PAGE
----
Authoritarian regimes are on the rise across the world

On March 29, Venezuela dissolved their National Assembly when the Venezuelan Supreme Court seized power from the legislative body. The international community was outraged, as the move was viewed as a power grab by President Nicolás Maduro. By using the Supreme Court, which he packed with people loyal to him, Maduro increased his power by getting rid of the opposition controlled legislature.

It seems that Venezuela may be following an increasing trend toward authoritarian governments. These regimes are best known for forbidding political opposition, controlling the media, manipulating the courts and trying to restrict elections.  Freedom House, a non-governmental organization that conducts research on democracies, found that for the first time since 1995, there are more consolidated authoritarian regimes than consolidated democracies in the world.

        Frequently, authoritarian regimes hold elections, sometimes falsified or restricted, where the outcome maintains those in power. They hold these elections to prove to the people of their countries and international bodies that they are following the will of the people, when in reality citizens have little to no say in the government.

Although Venezuela is the most recent country to fall to autocracy, Turkey is lining up to be next. Last year after a coup was attempted against the current President Tayyip Erdogan, he used the coup to exert even more power than he had before. Erdogan created a referendum which gave him more power that was not previously outlined in the constitution. Lawmakers proposed changing the constitution, allowing Erdogan to be able to enact emergency measures and seize some power from the prime minister position. Turkish citizens voted on Sunday, April 16, passing the referendum and bringing Erdogan one step close to an authoritarian government.  

Looking towards Eastern Europe, Poland and Hungary could potentially move towards authoritarianism. In Hungary, the Prime Minister Viktor Orban passed a law allowing the state to gain control of the press and television, making the government the primary source of news. Most recently, Orban is trying to shut down one of the largest universities in Hungary. Similarly to Hungary, Poland is also slowly shifting towards authoritarianism. The Polish president, Andrzej Duda and his party, right-wing Law and Justice, is known for xenophobic rhetoric and populist stances. Duda after passing unconstitutional laws, took control of the Polish Constitutional Tribunal in a move similar to Maduro in Venezuela. Many of these Eastern European authoritarian regimes have been built on xenophobic, populist leaders calling to bring change to their countries, only to take the powers of the government into their own hands.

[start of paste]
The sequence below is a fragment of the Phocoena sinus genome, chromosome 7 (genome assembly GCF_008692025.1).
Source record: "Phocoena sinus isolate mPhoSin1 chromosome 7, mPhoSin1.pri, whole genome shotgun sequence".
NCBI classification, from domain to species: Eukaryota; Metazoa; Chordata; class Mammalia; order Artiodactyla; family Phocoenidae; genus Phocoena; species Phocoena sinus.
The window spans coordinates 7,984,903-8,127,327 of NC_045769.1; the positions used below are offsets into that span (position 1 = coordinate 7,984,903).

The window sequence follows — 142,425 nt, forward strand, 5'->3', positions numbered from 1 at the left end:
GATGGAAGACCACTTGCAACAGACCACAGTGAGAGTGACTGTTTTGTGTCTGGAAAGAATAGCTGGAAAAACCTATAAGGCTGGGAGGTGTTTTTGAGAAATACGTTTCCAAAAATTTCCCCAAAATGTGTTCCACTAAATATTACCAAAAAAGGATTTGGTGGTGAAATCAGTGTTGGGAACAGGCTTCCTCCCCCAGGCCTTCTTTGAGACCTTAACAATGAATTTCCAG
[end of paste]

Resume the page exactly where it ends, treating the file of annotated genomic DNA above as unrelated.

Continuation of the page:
Two of the strongest authoritarian regimes today are Russia and China. Russia has both directly and indirectly been controlled by Vladmir Putin for almost the entire 21st century. Putin has been able to assert his control across the Russian government and media. Now it is nearly impossible to be in opposition to Putin in Russia whether one is trying to run for office or just speak about against him. In China the Communist Party is in control of the government. After the Arab Spring in 2011, a series of democratic uprisings in the Middle East and North Africa, the Chinese government increased the harassing of journalists, detented public activists and started to scramble the internet for everyday citizens.

The increase in authoritarianism has not been met without conflict. In Russia, thousands took to the streets in late march to protest the government, many of them students. After Venezuelan President Maduro, moved to dissolve the National Assembly, Venezuelans in over 300 towns and cities took to the streets to protest. When the Polish President Duda passed a law making abortion illegal, around 30,000 Polish citizens protested eventually leading to the collapse of the bill.  

The global increase in authoritarianism could be seen as a counter-reaction to the recession of 2008. Global citizens have been unable to economically recover and favor strong leaders with tight government control that make promises about fixing the economy.

“It [the global recession] helped to discredit existing democracies and second it made people afraid. This often leads to looking for an authoritarian style of leadership.” said Graeme Robertson, professor of political science at University of North Carolina.

The rise in authoritarianism could also be linked to the rise in populism. The world is changing faster than we know and people are afraid. Many populist leaders, such as Hungarian Prime Minister Orban, have used that fear to gain power and assert their control further than before. Such leaders may be encouraged by the increase in authoritarian regimes to take even more power for themselves. Some authoritarian regimes could even help each other take power.

“I do think that authoritarian leaders lend each other support from time to time. It is also true that they exchange information on repressive techniques thus helping to stabilize authoritarian rule.” says Professor Robertson.

The current increase in authoritarianism could potential cause even more authoritarian leaders to take power creating a world wide domino effect.

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